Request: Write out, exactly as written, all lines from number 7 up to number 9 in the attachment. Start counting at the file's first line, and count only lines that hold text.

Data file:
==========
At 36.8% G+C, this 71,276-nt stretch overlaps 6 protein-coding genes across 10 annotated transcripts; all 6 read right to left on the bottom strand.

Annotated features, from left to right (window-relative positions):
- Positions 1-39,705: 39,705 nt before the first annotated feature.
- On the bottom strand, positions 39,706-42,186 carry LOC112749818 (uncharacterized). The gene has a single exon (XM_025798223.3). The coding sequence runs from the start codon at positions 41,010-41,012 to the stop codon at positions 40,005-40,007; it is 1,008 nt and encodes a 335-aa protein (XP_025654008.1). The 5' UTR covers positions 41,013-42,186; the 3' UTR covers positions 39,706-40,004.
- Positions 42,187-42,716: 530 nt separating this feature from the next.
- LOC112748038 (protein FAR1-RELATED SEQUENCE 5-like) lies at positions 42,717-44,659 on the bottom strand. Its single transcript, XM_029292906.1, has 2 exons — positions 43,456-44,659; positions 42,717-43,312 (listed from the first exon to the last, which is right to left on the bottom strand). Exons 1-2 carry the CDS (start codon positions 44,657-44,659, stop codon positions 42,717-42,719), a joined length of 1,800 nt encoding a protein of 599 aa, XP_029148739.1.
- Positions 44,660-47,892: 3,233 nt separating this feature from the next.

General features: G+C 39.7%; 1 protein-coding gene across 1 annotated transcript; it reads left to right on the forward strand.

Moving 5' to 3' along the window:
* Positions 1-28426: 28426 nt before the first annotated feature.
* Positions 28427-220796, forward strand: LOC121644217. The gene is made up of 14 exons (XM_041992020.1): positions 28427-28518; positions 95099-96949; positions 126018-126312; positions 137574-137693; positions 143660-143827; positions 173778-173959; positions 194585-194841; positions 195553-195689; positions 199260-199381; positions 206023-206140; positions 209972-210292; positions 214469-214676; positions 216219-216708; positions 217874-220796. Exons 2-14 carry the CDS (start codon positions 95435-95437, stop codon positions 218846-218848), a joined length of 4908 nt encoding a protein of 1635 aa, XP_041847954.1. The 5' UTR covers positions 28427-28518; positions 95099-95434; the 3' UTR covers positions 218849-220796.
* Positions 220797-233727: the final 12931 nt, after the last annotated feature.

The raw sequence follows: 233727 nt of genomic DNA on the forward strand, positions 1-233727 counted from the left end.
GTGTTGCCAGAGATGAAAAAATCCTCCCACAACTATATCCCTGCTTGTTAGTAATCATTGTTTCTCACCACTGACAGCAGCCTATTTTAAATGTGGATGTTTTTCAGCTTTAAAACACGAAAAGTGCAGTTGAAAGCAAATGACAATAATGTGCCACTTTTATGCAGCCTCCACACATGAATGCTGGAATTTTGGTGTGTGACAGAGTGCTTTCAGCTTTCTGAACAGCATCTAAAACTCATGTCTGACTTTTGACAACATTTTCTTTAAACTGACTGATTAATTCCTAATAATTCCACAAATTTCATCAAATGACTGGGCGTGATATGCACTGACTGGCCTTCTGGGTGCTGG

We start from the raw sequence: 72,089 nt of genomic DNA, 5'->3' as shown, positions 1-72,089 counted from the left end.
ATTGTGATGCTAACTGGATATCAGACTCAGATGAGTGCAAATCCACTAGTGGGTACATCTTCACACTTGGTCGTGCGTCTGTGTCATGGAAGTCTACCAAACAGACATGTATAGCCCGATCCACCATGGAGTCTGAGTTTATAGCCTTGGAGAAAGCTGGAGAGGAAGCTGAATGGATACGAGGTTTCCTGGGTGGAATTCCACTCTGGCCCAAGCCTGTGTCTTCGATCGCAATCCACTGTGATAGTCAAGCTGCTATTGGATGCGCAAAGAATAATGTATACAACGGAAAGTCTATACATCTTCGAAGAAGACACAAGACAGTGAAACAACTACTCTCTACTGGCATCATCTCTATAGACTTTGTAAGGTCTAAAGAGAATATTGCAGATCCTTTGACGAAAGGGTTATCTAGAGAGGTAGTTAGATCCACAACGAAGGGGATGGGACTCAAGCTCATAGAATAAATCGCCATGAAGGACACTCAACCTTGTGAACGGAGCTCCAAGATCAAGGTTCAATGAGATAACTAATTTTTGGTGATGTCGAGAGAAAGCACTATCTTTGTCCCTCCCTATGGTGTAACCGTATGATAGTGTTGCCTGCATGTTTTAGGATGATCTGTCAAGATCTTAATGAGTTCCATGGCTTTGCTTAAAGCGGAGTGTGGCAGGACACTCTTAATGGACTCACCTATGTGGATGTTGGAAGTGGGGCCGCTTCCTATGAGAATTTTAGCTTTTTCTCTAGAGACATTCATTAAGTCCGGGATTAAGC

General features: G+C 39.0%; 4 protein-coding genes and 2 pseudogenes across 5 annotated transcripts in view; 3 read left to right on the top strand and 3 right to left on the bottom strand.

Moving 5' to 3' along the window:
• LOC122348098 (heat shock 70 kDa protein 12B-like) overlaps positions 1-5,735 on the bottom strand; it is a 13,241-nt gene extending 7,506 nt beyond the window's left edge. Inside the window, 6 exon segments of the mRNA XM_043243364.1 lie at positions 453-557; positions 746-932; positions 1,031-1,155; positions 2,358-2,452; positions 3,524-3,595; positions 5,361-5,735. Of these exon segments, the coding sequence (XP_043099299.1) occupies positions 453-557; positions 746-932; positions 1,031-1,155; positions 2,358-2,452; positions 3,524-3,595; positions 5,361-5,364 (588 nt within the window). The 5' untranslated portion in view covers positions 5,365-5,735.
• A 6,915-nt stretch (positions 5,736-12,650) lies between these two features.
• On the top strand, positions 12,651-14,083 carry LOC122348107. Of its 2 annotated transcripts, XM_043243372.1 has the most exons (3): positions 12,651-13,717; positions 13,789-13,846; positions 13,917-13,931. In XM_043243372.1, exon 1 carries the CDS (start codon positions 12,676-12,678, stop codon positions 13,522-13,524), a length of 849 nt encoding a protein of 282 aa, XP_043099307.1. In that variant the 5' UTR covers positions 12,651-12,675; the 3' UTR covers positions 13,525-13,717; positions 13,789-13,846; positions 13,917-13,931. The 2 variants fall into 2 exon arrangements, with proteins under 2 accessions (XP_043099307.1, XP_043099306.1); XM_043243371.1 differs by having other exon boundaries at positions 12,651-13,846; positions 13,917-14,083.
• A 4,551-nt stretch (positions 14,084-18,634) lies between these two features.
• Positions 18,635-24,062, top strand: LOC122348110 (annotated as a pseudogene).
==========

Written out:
- Positions 44,660-47,892: 3,233 nt separating this feature from the next.

General features: G+C 39.7%; 1 protein-coding gene across 1 annotated transcript; it reads left to right on the forward strand.

Moving 5' to 3' along the window: